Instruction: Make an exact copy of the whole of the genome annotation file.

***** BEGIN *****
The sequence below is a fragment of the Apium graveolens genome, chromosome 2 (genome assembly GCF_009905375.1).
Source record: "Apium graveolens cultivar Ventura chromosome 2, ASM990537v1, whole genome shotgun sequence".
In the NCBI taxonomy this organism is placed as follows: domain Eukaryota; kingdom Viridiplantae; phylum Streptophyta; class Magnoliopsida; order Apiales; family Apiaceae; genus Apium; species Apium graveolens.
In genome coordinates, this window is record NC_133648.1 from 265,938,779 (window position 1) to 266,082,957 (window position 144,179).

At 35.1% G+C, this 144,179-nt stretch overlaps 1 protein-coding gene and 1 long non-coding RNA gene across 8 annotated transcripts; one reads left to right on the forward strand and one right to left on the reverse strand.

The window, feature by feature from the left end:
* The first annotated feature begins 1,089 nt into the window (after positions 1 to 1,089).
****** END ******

The sequence below is a fragment of the Apium graveolens genome, chromosome 2 (genome assembly GCF_009905375.1).
Source record: "Apium graveolens cultivar Ventura chromosome 2, ASM990537v1, whole genome shotgun sequence".
In the NCBI taxonomy this organism is placed as follows: domain Eukaryota; kingdom Viridiplantae; phylum Streptophyta; class Magnoliopsida; order Apiales; family Apiaceae; genus Apium; species Apium graveolens.
In genome coordinates, this window is record NC_133648.1 from 265,938,779 (window position 1) to 266,082,957 (window position 144,179).

At 35.1% G+C, this 144,179-nt stretch overlaps 1 protein-coding gene and 1 long non-coding RNA gene across 8 annotated transcripts; one reads left to right on the forward strand and one right to left on the reverse strand.

The window, feature by feature from the left end:
* The first annotated feature begins 1,089 nt into the window (after positions 1 to 1,089).